This is, by and large, the model of orthodox public finance theory. In this model, tax dodging by any individual increases the burden on other taxpayers.
Even if there is unanimous agreement on the ideal level and distribution of taxes, each individual still has an incentive to cheat—to let other people pay their "fair share" while he himself gets a free ride. The higher tax rates are, the greater is the incentive to cheat and the more rigorous, therefore, must be the enforcement.
Tax avoidance is different from tax evasion. The rule of law implies that tax obligations are determined not by the whims of bureaucrats, politicians, or the mob, but by standing and general laws. Whatever one is not obligated by law to pay, one is allowed and expected not to pay. Judge Learned Hand observed eight decades ago: "[A]ny one may so arrange his affairs that his taxes shall be as low as possible; he is not bound to choose that pattern which will best pay the Treasury; there is not even a patriotic duty to increase one's taxes." What is very troubling in the recent push against tax avoidance (in inversions, for example) is that the government targets behavior that is totally legal. Most individuals regularly engage in tax avoidance by, for example, buying their house or apartment and taking the mortgage interest deduction, instead of renting. Few people would claim that the tax authorities should go after those individuals for taking legal deductions.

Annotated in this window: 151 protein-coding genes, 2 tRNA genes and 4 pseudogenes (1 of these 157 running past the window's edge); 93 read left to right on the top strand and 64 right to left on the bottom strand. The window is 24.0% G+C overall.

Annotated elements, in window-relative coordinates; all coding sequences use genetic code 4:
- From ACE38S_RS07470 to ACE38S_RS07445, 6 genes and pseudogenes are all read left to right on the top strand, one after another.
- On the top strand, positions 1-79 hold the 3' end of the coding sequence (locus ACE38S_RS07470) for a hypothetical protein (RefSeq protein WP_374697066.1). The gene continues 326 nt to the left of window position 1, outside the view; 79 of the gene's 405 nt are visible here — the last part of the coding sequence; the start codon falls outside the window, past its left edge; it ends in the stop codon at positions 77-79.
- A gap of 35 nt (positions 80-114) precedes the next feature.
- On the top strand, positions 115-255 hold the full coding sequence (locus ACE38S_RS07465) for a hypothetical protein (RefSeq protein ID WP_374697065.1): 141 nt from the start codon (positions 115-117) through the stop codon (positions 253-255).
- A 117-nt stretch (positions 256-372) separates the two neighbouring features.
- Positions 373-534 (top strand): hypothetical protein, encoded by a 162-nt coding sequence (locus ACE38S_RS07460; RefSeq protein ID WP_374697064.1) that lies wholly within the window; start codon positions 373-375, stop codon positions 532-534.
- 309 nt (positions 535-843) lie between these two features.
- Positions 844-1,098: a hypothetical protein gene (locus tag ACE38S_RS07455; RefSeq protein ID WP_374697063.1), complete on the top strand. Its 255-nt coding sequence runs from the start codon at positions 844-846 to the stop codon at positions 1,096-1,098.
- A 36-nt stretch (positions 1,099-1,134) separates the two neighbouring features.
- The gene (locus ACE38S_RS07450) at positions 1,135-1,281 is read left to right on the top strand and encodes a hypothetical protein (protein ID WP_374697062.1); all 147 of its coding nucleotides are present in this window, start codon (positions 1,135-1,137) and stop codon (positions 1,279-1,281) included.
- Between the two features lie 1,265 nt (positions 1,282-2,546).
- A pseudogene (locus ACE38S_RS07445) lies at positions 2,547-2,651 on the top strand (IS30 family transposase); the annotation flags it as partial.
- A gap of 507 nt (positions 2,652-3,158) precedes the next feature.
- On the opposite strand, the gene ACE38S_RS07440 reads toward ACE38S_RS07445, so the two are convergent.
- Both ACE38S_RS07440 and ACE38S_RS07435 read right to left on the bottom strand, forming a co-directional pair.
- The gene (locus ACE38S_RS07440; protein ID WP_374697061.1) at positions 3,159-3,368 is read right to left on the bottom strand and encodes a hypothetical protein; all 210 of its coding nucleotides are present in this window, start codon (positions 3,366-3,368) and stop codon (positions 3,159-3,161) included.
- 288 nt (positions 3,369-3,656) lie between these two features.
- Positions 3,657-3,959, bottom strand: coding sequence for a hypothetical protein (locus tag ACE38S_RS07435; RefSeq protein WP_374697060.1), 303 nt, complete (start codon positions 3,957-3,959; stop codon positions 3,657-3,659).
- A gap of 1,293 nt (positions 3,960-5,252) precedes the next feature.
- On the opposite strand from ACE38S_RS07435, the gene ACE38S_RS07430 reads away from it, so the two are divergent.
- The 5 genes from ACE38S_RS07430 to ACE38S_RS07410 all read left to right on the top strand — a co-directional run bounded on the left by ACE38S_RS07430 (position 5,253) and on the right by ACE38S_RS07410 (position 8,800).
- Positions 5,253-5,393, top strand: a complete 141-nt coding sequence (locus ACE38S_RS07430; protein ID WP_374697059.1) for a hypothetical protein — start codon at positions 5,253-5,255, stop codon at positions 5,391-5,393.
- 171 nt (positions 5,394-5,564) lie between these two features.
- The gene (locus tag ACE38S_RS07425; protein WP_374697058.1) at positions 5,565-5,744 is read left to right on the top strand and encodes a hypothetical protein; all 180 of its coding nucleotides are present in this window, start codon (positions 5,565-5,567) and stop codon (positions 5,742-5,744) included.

The current drive against tax avoidance and evasion does not seem to be due to governments lacking revenues to produce public goods. In fact, taxes are high, both in America and in the rest of the world.
Consider the tax rate on corporate income. The basic corporate tax rate in the United States (federal rate plus "representative" state rate) is 39.1%, compared to 24.8% on average in other OECD countries (see Figure 1). However, a more significant datum is the total tax rate, measured as the ratio of all government revenues to GDP. This total tax rate in the United States, 32%, is lower than the average for the OECD countries (42%) and, in fact, is lower than that of any other OECD country except Mexico. Looked at from another angle, the tax take is high everywhere, but not as high in the United States.
A still more realistic measure of the total tax rate is total government expenditures as a percent of GDP; after all, whatever government spends is taken out of the private economy in one way or another—including through borrowing and, thus, future taxes. The ratio of total government expenditures to GDP is 42% in the United States and 45% in the average OECD country.